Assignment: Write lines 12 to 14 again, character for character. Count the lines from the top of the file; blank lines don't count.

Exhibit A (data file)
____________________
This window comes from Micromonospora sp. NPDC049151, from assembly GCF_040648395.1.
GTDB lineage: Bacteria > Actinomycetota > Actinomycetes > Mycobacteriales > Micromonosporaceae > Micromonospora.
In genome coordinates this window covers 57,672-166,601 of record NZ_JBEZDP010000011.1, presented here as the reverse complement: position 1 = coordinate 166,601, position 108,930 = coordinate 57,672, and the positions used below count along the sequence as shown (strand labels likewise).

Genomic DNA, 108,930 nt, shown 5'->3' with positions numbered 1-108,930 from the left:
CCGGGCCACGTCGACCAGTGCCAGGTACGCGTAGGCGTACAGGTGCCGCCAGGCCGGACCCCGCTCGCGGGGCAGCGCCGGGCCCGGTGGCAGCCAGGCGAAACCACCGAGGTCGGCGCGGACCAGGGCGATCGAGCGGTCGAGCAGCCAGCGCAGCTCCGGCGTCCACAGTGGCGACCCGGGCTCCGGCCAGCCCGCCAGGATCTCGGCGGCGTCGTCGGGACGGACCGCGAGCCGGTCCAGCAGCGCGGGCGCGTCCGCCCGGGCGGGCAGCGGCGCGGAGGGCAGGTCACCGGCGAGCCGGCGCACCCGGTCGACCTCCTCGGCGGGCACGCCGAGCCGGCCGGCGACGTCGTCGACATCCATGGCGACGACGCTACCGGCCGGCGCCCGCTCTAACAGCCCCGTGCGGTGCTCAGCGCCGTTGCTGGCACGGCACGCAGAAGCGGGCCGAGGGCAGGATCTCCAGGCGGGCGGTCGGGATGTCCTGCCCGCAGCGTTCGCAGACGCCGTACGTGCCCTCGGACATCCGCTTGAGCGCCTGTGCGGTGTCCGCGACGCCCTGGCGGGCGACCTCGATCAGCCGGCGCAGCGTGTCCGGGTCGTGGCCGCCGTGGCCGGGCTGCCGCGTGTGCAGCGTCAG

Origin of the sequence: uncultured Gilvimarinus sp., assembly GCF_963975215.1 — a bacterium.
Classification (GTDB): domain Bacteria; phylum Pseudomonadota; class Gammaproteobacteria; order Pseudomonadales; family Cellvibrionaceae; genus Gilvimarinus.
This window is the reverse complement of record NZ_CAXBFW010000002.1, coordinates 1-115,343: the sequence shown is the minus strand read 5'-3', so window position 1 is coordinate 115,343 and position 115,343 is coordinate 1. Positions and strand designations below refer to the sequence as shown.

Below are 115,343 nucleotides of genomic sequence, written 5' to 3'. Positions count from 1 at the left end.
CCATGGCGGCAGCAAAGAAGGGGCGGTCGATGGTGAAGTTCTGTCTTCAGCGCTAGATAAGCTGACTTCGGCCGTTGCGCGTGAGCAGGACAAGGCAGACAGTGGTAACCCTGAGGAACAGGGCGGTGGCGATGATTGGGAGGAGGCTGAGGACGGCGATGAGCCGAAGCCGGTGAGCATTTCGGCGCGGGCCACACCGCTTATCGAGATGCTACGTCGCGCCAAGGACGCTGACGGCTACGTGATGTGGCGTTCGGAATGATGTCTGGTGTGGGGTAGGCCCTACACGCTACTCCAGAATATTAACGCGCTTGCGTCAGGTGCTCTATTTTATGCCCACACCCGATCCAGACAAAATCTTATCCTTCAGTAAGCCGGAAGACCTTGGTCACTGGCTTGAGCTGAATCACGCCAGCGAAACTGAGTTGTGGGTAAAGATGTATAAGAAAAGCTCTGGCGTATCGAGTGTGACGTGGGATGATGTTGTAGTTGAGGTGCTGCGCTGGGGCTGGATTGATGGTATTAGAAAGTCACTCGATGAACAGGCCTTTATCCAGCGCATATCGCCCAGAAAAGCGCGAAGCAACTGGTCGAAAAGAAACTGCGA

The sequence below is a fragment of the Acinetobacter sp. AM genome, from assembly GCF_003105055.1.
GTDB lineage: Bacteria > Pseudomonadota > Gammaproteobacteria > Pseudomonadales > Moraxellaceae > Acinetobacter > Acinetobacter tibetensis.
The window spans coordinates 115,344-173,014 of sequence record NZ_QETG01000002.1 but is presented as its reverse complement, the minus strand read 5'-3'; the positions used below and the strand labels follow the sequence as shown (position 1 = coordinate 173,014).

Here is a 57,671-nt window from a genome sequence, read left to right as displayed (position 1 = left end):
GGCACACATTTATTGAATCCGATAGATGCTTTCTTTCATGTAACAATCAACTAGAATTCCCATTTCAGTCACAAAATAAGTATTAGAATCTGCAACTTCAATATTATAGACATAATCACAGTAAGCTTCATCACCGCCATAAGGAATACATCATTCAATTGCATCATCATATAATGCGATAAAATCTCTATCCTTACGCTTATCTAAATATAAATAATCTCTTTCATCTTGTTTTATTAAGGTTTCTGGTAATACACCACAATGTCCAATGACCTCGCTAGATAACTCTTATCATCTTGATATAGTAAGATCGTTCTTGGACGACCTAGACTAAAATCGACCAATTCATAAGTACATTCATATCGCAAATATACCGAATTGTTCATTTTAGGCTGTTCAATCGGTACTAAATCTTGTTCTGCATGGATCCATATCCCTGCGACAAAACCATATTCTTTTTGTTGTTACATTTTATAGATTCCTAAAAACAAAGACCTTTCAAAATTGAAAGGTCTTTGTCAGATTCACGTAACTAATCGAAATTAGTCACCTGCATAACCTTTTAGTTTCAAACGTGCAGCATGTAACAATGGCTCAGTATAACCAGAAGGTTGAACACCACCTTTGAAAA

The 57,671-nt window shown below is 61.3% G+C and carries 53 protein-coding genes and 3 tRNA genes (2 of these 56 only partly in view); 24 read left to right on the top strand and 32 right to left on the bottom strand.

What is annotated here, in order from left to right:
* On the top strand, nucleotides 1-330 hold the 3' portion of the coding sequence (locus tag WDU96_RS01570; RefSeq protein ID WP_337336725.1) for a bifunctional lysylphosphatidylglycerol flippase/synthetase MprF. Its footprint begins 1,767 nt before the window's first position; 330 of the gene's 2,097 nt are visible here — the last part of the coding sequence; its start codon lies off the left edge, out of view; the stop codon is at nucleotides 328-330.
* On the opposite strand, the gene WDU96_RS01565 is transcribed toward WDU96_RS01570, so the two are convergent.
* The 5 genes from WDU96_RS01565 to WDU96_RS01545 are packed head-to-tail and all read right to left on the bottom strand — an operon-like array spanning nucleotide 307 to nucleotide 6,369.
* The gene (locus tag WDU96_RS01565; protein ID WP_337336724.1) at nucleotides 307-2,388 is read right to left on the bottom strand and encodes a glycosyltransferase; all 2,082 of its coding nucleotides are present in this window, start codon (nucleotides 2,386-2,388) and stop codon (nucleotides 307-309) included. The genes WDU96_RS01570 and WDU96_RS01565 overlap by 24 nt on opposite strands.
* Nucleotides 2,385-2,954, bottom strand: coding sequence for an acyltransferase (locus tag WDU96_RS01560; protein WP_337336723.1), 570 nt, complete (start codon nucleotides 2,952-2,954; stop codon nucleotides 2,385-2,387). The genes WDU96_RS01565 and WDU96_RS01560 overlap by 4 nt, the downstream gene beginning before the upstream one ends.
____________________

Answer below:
GTDB lineage: Bacteria > Pseudomonadota > Gammaproteobacteria > Pseudomonadales > Moraxellaceae > Acinetobacter > Acinetobacter tibetensis.
The window spans coordinates 115,344-173,014 of sequence record NZ_QETG01000002.1 but is presented as its reverse complement, the minus strand read 5'-3'; the positions used below and the strand labels follow the sequence as shown (position 1 = coordinate 173,014).

Here is a 57,671-nt window from a genome sequence, read left to right as displayed (position 1 = left end):